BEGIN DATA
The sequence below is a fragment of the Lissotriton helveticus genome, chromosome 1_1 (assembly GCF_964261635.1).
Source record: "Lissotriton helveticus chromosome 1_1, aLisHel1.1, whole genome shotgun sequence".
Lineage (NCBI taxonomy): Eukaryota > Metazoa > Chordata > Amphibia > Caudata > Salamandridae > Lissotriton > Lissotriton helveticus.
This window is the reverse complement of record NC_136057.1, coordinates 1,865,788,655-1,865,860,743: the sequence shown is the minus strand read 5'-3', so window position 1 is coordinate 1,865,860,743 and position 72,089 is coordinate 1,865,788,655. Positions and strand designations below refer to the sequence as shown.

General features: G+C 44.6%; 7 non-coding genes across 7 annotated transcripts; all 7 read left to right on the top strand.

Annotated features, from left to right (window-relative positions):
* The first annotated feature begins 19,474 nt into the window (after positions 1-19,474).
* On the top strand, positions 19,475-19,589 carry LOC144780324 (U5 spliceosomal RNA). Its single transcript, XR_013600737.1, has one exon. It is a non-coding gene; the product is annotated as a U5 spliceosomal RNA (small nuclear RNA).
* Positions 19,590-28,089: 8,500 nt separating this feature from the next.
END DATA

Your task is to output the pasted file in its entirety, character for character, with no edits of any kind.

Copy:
The sequence below is a fragment of the Lissotriton helveticus genome, chromosome 1_1 (assembly GCF_964261635.1).
Source record: "Lissotriton helveticus chromosome 1_1, aLisHel1.1, whole genome shotgun sequence".
Lineage (NCBI taxonomy): Eukaryota > Metazoa > Chordata > Amphibia > Caudata > Salamandridae > Lissotriton > Lissotriton helveticus.
This window is the reverse complement of record NC_136057.1, coordinates 1,865,788,655-1,865,860,743: the sequence shown is the minus strand read 5'-3', so window position 1 is coordinate 1,865,860,743 and position 72,089 is coordinate 1,865,788,655. Positions and strand designations below refer to the sequence as shown.

General features: G+C 44.6%; 7 non-coding genes across 7 annotated transcripts; all 7 read left to right on the top strand.

Annotated features, from left to right (window-relative positions):
* The first annotated feature begins 19,474 nt into the window (after positions 1-19,474).
* On the top strand, positions 19,475-19,589 carry LOC144780324 (U5 spliceosomal RNA). Its single transcript, XR_013600737.1, has one exon. It is a non-coding gene; the product is annotated as a U5 spliceosomal RNA (small nuclear RNA).
* Positions 19,590-28,089: 8,500 nt separating this feature from the next.